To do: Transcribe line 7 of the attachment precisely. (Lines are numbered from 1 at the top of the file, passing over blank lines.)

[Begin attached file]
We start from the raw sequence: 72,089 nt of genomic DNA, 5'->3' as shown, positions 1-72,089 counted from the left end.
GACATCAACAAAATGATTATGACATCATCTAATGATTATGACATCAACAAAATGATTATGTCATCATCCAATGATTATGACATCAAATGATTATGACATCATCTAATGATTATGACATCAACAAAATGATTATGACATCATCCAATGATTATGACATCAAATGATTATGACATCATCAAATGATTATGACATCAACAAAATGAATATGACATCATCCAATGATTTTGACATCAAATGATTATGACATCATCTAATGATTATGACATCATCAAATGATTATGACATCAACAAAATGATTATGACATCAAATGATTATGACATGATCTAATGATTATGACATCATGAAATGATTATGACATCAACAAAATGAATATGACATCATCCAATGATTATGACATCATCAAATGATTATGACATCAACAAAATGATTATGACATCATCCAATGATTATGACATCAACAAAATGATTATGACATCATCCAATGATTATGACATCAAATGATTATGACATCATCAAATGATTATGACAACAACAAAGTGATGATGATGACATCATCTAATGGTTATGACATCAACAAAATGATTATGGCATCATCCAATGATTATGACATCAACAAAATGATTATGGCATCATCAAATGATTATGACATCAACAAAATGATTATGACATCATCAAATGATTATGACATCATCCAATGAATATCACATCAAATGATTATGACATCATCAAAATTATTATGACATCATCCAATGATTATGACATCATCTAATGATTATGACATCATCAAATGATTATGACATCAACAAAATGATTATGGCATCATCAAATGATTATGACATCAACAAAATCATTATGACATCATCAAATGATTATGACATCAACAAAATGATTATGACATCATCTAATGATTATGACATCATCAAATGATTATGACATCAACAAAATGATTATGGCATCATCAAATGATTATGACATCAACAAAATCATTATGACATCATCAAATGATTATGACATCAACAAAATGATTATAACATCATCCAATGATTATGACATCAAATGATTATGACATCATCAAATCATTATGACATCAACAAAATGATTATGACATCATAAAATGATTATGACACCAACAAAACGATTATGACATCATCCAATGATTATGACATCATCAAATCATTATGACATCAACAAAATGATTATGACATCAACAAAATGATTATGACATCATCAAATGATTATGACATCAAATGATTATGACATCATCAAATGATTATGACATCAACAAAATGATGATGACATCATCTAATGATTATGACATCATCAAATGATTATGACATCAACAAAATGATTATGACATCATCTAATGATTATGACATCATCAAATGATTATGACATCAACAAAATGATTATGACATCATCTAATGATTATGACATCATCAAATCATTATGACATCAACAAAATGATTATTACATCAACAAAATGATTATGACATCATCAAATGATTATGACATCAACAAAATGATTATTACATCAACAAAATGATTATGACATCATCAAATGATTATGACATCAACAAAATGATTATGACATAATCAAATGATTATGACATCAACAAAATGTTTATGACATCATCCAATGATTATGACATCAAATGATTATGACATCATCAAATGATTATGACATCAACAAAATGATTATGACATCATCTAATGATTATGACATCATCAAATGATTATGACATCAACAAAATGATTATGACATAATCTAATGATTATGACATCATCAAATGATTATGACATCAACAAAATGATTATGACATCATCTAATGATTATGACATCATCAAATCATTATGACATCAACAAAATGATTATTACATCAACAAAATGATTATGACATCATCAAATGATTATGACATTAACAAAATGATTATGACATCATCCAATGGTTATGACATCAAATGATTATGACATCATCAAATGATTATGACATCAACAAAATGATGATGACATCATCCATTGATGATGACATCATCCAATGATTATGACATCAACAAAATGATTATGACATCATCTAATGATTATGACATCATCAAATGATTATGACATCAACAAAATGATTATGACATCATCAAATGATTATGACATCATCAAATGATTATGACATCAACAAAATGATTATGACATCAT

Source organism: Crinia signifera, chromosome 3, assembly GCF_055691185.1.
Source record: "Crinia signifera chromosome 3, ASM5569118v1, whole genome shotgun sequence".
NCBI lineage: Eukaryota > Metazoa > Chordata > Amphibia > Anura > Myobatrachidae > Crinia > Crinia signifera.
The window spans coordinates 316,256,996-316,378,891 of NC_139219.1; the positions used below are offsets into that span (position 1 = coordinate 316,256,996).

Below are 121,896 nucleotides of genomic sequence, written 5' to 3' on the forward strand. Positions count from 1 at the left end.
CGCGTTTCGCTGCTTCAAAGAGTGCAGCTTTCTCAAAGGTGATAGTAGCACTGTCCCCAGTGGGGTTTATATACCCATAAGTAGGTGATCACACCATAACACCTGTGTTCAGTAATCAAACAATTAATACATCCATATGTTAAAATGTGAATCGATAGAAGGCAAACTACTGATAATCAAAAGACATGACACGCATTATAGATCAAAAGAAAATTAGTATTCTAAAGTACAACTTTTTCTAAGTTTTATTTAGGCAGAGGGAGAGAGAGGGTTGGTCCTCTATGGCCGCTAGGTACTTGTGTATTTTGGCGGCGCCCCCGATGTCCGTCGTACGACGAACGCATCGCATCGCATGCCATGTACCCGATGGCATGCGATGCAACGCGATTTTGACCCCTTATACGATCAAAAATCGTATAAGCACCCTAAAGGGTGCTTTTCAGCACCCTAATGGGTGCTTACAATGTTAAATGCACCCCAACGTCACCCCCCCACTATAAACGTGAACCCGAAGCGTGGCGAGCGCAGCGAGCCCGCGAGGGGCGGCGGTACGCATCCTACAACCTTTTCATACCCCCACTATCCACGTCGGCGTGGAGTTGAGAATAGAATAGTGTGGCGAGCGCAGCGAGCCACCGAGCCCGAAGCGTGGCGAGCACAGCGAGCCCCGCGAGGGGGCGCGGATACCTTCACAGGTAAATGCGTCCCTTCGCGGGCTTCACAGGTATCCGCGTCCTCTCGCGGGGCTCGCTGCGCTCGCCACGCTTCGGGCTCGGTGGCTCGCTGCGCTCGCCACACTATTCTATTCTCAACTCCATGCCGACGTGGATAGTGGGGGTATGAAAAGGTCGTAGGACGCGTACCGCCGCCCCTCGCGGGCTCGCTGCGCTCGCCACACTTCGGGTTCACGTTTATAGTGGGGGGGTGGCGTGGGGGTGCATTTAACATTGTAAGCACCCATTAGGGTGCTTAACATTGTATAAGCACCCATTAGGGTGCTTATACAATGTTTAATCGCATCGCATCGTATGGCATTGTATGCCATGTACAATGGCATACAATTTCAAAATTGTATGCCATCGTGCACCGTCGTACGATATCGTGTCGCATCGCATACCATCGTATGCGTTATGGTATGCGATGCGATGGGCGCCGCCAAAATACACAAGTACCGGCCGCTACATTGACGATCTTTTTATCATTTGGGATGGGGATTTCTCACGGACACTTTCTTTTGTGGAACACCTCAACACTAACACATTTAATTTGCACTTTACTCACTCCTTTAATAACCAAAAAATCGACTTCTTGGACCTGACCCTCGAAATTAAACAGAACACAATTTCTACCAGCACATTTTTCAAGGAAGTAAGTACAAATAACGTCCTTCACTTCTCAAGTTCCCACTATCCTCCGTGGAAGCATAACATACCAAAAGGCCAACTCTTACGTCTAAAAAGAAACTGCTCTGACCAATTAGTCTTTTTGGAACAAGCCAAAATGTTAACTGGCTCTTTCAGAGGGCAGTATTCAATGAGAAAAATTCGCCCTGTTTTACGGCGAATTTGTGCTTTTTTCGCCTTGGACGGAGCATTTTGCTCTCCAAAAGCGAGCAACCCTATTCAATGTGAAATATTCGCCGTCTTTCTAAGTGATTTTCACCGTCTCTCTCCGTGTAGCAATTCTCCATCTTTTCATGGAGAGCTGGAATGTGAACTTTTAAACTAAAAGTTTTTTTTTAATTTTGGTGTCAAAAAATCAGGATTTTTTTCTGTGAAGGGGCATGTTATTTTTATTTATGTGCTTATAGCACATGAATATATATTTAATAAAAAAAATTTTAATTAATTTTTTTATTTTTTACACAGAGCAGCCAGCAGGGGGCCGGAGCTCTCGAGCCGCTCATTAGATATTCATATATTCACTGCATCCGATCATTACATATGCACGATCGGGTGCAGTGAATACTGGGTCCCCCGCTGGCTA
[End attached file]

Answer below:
Below are 121,896 nucleotides of genomic sequence, written 5' to 3' on the forward strand. Positions count from 1 at the left end.